After my first two, very difficult, years of living a coastal life about two thousand miles first east, then west of my family, I have decided to return to Minnesota and write about what I have experienced.
I should first tell you that at the present moment, I am sitting on an old couch overlooking a frozen Rice Lake in Paynesville, Minnesota. It is Tuesday, January 11th, 2005. I feel it is the perfect place to get away from all of the uncertainties, pollution and seemingly endless hours of waiting tables that my life had become. I am also trying to mend a relationship with a friend of mine, Jak, tho at this point, I have dreaded the moment when I would have to say this ever since we met in Mr. W’s English class junior year, I feel like any attempt to heal will do more harm than help. She is the kind of girl who is so effervescent that it is inevitable that one would come to dislike her so. Part of me worries that our time up here may turn into a scene of bloodshed and cuss words that will make anything you have ever seen on television, or in the movies seem like child’s play. No pun intended.
I should also tell you now, before I begin my Tale of Two Years, that I love adventure. I love to travel. I’d travel across the country/world if the right opportunity, not necessarily the most fun or rational, presented itself. After what seemed like an eternity, I graduated from high school (Thank God ®), quite a journey in and of itself, and was gifted by my brother, a road atlas and compass. Both of which I have used on more than a few occasions. In fact, guided by Mr. McNally, I once drove for eight hours straight from the Twin Cities to go to Canada and have a Labatt’s Blue in a shitty, roadside, Canadian dive, just across the boarder from International Falls in the small, and desivtatingly dreary town of Fort Frances, Ontario. I think the toll to get across the bridge cost more than the actual reason why I drove so far only to turn right around and come back home. Another time I went to see an Irish punk rock band play a show in Boston on St. Patrick’s Day. I have eaten a Bismarck in Bismarck and have drunk a Keystone in Keystone. If there is anything to be said about these seemingly minor excursions, I will say that I am glad to have done these things, if only to have an interesting story to tell over cocktails in an airport bar. Truth be told, I think it helped sculpt me into the fine, young citizen that I am today.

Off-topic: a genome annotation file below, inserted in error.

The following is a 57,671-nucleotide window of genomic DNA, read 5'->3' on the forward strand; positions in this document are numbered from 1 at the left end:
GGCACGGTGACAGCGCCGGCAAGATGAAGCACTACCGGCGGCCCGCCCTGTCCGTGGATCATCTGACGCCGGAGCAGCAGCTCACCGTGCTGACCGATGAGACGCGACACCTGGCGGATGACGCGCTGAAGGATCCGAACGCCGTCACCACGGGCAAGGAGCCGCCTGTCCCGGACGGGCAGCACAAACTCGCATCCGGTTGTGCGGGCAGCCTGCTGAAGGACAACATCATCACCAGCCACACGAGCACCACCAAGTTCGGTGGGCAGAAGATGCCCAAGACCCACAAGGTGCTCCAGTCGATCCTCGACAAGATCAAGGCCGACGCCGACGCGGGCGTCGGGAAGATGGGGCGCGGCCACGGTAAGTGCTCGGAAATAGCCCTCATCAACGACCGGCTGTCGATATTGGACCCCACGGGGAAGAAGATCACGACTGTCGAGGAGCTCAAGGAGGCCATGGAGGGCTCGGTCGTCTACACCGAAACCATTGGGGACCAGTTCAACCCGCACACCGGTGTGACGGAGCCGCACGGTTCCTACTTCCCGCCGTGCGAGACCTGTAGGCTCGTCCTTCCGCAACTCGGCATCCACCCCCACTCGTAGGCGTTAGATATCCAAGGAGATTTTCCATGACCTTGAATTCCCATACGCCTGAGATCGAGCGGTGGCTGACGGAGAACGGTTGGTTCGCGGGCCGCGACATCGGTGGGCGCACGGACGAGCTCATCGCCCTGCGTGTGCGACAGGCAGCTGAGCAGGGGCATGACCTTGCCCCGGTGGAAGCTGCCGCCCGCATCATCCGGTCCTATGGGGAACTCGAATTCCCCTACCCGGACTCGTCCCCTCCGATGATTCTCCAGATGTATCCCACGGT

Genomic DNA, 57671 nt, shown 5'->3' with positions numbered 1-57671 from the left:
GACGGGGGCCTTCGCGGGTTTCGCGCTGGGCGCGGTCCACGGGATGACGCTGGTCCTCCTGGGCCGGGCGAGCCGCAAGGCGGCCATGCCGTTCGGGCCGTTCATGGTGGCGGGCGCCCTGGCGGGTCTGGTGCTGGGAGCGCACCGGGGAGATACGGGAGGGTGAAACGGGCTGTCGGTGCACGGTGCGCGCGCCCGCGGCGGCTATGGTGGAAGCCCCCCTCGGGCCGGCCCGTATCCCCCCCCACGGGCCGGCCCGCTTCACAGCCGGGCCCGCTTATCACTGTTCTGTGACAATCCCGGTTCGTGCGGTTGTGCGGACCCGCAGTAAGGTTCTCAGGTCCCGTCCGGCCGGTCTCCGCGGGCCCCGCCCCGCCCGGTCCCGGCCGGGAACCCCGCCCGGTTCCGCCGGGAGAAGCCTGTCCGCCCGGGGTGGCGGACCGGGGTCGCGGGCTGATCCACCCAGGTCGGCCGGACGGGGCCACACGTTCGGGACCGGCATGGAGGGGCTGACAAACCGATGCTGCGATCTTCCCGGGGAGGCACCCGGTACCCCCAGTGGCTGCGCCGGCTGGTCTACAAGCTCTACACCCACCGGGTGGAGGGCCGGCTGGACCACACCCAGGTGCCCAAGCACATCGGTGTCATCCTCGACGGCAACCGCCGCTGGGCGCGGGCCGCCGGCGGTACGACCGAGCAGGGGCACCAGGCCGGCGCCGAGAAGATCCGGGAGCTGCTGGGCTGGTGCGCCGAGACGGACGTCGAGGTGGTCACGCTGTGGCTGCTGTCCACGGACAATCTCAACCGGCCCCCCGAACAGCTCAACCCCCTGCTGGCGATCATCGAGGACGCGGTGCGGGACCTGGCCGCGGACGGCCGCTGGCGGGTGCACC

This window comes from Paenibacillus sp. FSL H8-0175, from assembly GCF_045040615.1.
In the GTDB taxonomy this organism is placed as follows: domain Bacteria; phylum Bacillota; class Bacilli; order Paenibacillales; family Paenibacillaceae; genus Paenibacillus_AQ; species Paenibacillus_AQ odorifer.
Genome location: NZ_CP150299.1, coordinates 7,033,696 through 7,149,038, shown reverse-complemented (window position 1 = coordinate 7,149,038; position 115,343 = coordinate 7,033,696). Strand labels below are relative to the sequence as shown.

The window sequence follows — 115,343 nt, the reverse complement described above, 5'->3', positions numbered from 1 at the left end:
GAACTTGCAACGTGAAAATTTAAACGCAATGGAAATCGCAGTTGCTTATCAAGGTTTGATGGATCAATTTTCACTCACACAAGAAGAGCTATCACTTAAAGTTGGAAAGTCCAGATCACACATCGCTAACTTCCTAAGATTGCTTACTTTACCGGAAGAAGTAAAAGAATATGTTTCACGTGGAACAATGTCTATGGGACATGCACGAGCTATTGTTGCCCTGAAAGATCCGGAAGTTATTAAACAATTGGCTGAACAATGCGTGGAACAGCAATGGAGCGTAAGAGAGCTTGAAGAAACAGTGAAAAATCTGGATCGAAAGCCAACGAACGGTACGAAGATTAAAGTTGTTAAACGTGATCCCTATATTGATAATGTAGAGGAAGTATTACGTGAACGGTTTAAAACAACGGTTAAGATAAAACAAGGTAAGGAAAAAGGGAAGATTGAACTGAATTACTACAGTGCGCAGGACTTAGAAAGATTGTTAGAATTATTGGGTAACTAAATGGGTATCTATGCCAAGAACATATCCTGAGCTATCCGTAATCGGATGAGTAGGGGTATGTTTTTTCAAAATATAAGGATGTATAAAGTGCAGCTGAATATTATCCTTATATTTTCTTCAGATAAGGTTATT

That being said, the only logical place to start would be at the beginning, right? But what was it that got me into this shack in the middle of a bitter, cold winter in the first place? I really believe that it was my love for adventure that did it, tho at times I used to think I had shot myself in the foot with that one.
Be that as it may, I blame my not being able to stay in one place on three things: